We Spread is told from the perspective of Penny, an elderly artist who is no longer capable of living on her own. As with all of Iain Reids novels, theres an eerie ambiguity; this time, it surrounds Pennys grasp on reality and the long-term-care facility she lives in. What emerges from the haziness is a sometimes beautiful and sometimes unnerving look at getting older as well as questions about how the elderly are treated in a society that prizes youth, what it means to be productive as you age and how relationships can be formed under all sorts of circumstances. We spoke to Reid to learn more about his writing process and how he feels about Pennys art.

Where did the idea for this story come from?

“In this case, it was a setting. Im quite close with my grandma, and right before her 100th birthday, she had a fall. My family decided it was time to move her into a long-term-care facility as she also had dementia. We were lucky—she got to go to a place that was nice, the people who worked there were wonderful and she was comfortable. But it was different for her, and to see her there and see her experience it…it was interesting for me to see how she could connect with other residents and form relationships, even with those who had severe dementia. At some point during the gestation period for this book—you know, when youre thinking about an idea—my brother sent me an article about the Pando tree. I started reading about it and found it fascinating, and it became a metaphor in my mind. I felt like I had a couple of ingredients of a story—a setting and a metaphor—so I just started writing.” 

Isolation is a reoccurring theme in your novels. How did you incorporate that into this book?

“Its not something I plan out, but as I write, I think Im drawn to certain themes. At the stage of life that Penny is in, she finds herself in a situation that is quite isolating. I never feel like Im providing answers for people, necessarily—thats not what my hope is. Im just trying to explore questions that are personal and relevant for me and hopefully do that in an honest way, and I hope that others find it interesting as well. Thats the way I like to read too—to have one or two or three large questions that emerge in a narrative and might lead to even more questions.”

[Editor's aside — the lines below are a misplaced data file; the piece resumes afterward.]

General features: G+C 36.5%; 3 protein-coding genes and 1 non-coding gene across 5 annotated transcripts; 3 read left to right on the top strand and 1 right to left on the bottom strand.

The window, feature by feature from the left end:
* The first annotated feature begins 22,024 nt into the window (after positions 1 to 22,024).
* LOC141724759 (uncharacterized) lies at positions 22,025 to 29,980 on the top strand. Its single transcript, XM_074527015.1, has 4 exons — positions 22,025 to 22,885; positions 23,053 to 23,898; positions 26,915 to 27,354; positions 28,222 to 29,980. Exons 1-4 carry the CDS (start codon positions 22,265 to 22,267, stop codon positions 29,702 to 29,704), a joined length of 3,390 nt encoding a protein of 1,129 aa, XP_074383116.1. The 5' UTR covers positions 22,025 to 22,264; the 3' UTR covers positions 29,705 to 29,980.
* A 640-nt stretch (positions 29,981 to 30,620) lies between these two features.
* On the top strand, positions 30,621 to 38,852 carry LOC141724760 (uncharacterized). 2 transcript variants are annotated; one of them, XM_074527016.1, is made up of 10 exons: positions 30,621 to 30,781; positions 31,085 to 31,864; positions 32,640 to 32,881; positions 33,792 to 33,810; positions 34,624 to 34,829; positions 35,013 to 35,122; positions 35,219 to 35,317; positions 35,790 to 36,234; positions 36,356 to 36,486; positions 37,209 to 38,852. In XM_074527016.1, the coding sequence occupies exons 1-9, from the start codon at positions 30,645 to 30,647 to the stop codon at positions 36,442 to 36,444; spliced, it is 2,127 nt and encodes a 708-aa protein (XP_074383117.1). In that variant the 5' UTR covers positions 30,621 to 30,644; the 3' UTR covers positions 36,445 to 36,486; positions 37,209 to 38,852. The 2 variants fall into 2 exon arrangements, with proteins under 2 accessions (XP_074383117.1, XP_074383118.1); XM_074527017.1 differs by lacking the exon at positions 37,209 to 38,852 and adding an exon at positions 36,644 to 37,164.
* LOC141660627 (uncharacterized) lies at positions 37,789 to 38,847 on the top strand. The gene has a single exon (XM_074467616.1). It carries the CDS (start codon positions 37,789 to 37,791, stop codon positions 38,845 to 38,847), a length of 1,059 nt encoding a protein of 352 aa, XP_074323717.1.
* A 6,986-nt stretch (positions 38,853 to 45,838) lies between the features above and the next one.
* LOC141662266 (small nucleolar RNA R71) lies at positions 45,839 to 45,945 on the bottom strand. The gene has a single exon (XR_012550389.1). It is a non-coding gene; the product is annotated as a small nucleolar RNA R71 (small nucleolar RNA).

When Penny takes up painting again, is it her own attempt to address those big questions?

“I think we all reflect on our lives as we age, and we might have certain regrets and feel like were running out of time, and I think that can motivate us. Theres also an aspect of Penny…the person she had been with for so long was also an artist, but he was a professional artist, which she was not, and he had a different view of art and a different connection to art. She is exploring art in a way she never did when she was younger. She feels more comfortable and more confident trying to paint at that age, and the work that shes engaged with at the residence is very sincere.”

What do you hope people take away from the novel?

“I have my idea of what I wanted to get out of writing this book, but I would never tell anyone what that is because I wouldnt want them to feel like they should get that from it or like if they get something else, theyre somehow wrong. Im excited about people reading this and having their own response to it, having their own reaction, talking about it. I think if it makes them think a little bit differently about that stage of life, thats good. I think that if they think about anything differently, thats good. If it brings questions to mind that maybe they hadnt thought about, I would be happy with that too. Im appreciative of anything that generates thought or discussion.” 

Be sure to pick up We Spread, a new work of philosophical suspense from New York Times bestselling author Iain Reid, in stores on September 27th.